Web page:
Schools and academy trusts have been encouraged to apply for funding to run trials into effective marking strategies, as the result of a major marking review published today by the Education Endowment Foundation (EEF).
The report by University of Oxford academics concluded that despite teachers spending on average nine hours a week marking, there is little evidence to show which strategies are effective.
The researchers did, however, identify a number of marking strategies they say could improve the time-effectiveness balance for teachers, including better marking of fewer books, giving pupils time to review feedback, and differentiating between errors of understanding and careless mistakes.
The National Centre for Excellence in the Teaching of Mathematics issued similar guidance recently, when it recommended making a distinction between errors of misunderstanding, and simple “slips”.
The latest EEF review was commissioned to find evidence to inform teachers’ decision-making about marking, and comes after the Independent Teacher Workload Review Group noted that written marking had become unnecessarily burdensome for teachers.
The group’s 2016 report recommended that all marking should be driven by professional judgement and be “meaningful, manageable and motivating”.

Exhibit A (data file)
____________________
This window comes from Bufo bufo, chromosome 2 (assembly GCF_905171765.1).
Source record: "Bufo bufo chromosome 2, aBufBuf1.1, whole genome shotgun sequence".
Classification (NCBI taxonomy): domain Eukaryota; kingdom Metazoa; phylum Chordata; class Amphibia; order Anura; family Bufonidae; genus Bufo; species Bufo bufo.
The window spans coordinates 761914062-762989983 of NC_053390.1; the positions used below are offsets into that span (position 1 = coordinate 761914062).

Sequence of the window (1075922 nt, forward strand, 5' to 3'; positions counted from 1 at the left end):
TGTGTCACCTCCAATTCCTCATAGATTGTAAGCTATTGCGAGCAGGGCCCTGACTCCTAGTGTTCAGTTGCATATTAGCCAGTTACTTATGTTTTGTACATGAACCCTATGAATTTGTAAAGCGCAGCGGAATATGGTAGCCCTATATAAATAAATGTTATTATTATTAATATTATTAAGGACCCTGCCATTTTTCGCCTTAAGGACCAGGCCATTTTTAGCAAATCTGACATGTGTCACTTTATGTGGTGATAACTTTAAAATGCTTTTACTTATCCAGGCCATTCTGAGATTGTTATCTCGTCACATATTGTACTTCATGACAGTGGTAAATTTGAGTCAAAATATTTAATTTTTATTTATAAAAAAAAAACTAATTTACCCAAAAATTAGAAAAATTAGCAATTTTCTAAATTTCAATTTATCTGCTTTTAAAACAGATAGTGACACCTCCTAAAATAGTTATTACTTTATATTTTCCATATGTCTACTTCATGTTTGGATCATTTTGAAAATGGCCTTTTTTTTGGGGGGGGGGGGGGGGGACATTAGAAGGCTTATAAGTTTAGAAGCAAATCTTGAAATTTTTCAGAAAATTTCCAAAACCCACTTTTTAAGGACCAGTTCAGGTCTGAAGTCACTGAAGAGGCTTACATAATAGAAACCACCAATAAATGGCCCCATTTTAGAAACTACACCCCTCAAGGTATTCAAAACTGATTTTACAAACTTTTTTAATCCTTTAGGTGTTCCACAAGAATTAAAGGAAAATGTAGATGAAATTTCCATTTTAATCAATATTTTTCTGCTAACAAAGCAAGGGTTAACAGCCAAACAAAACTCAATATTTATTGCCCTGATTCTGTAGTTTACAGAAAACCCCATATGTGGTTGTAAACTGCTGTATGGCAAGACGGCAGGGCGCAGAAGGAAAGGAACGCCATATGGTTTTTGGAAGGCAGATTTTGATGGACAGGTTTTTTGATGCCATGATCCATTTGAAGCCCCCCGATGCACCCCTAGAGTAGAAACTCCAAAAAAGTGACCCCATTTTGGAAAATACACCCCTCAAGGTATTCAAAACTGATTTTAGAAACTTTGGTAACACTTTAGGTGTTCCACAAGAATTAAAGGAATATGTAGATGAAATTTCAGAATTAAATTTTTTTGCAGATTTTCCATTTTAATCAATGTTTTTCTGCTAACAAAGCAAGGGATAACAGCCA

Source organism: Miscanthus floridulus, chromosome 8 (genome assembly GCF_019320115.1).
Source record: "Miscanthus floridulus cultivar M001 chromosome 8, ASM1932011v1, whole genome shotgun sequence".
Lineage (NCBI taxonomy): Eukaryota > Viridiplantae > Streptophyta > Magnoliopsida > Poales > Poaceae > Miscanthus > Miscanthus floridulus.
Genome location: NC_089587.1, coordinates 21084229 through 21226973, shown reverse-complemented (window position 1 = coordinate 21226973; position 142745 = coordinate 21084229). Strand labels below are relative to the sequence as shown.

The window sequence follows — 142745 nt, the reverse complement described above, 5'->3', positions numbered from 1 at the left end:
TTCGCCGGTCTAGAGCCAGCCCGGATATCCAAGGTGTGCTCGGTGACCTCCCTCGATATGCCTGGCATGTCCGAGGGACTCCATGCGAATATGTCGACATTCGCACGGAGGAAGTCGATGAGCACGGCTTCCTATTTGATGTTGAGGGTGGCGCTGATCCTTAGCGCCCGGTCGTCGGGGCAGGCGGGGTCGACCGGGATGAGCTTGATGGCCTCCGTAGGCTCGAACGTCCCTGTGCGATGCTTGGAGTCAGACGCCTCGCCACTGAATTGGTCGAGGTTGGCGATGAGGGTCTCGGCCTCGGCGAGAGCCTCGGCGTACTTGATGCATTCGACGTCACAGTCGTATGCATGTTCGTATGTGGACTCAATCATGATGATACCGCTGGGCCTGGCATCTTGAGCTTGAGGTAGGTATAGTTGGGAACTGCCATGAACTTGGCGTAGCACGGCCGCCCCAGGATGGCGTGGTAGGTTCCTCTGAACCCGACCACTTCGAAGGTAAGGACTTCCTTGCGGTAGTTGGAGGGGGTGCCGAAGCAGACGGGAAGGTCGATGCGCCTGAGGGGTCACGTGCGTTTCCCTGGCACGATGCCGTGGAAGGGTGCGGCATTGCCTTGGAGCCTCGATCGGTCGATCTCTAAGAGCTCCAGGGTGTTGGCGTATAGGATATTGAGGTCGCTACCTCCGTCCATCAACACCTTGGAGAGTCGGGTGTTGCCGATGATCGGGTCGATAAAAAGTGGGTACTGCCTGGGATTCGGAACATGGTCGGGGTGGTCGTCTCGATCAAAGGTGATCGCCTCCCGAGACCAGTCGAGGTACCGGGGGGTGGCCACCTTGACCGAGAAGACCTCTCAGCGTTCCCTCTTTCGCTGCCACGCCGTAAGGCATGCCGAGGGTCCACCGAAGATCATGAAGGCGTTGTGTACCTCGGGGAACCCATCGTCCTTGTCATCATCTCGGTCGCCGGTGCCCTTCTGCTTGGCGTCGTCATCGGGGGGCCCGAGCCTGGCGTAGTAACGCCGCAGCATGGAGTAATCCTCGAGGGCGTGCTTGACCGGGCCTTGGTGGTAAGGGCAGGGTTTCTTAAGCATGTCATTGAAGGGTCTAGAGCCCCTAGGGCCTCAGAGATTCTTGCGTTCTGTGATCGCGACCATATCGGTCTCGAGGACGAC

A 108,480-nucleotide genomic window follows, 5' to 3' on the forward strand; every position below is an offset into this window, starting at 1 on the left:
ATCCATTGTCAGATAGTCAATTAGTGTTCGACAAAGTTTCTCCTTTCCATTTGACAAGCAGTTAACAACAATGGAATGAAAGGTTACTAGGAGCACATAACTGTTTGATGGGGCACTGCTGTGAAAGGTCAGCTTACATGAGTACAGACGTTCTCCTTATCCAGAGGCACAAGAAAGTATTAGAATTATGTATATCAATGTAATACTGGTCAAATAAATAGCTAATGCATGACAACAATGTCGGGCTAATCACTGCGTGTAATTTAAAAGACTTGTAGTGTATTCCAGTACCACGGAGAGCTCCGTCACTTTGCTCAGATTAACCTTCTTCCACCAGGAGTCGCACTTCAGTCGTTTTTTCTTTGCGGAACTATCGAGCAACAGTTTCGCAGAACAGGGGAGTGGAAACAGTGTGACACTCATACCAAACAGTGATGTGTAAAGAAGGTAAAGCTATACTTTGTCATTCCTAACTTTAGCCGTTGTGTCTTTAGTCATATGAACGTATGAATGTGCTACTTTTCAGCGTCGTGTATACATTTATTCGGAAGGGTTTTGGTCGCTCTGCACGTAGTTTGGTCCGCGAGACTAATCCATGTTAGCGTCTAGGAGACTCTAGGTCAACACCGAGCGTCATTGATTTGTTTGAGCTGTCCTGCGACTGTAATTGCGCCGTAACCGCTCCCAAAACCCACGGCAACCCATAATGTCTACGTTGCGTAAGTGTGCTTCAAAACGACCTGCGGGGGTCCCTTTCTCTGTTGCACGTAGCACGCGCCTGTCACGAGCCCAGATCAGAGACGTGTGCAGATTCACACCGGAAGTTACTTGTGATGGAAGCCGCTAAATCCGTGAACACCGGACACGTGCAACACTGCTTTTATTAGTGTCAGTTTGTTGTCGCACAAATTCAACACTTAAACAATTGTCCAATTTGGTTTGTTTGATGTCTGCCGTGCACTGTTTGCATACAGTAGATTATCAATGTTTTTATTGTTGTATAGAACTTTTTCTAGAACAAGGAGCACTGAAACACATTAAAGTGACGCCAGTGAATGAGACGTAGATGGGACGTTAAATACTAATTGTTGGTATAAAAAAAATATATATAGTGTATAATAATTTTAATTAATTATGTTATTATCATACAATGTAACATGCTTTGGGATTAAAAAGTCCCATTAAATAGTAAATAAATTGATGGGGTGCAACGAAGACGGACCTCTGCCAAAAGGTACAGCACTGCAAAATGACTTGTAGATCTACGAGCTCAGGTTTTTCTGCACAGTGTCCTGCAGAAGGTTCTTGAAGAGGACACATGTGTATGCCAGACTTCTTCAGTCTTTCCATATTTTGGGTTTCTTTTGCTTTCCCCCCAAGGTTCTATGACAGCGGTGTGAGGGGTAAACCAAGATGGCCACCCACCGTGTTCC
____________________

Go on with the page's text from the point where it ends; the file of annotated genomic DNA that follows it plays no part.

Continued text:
The EEF has emphasised the “urgent need” for further robust studies and has ear-marked £2 million that will be immediately available to fund new trials “which will lead to practical and useful knowledge for teachers in such a critical area of teaching practice”.
A spokesperson for the EEF said that while charities and university departments were expected to make applications, they were also keen to encourage more “school-led” project applications from academy trusts and individual schools.
The funding round will be posted shortly on the EEF website and in the meantime, institutions considering applying are advised to familiarise themselves with EEF guidelines on how to submit high-quality applications.
5 conclusions from the marking review
1. Not all mistakes are equal. Misunderstandings should be addressed by providing hints or questions that lead pupils to underlying principles; careless errors by simply marking the mistake as incorrect, without giving the right answer.
2. Grading can reduce the impact of marking. Particularly if pupils become preoccupied with grades at the expense of the teachers’ comments.
3. Less – or rather, fewer – is more. Instead of simply acknowledging that work has been seen, it may be better to mark fewer books but provide specific information about how to improve.
4. Pupils need time to review. Pupils are unlikely to benefit from marking unless some time is set aside for them to consider and respond to feedback.
5. Targets can work. Using targets to make marking as specific as possible is likely to increase pupil progress, but teachers should consider the time-benefit balance of their marking strategy.
Read the full EEF report, A Marked Improvement.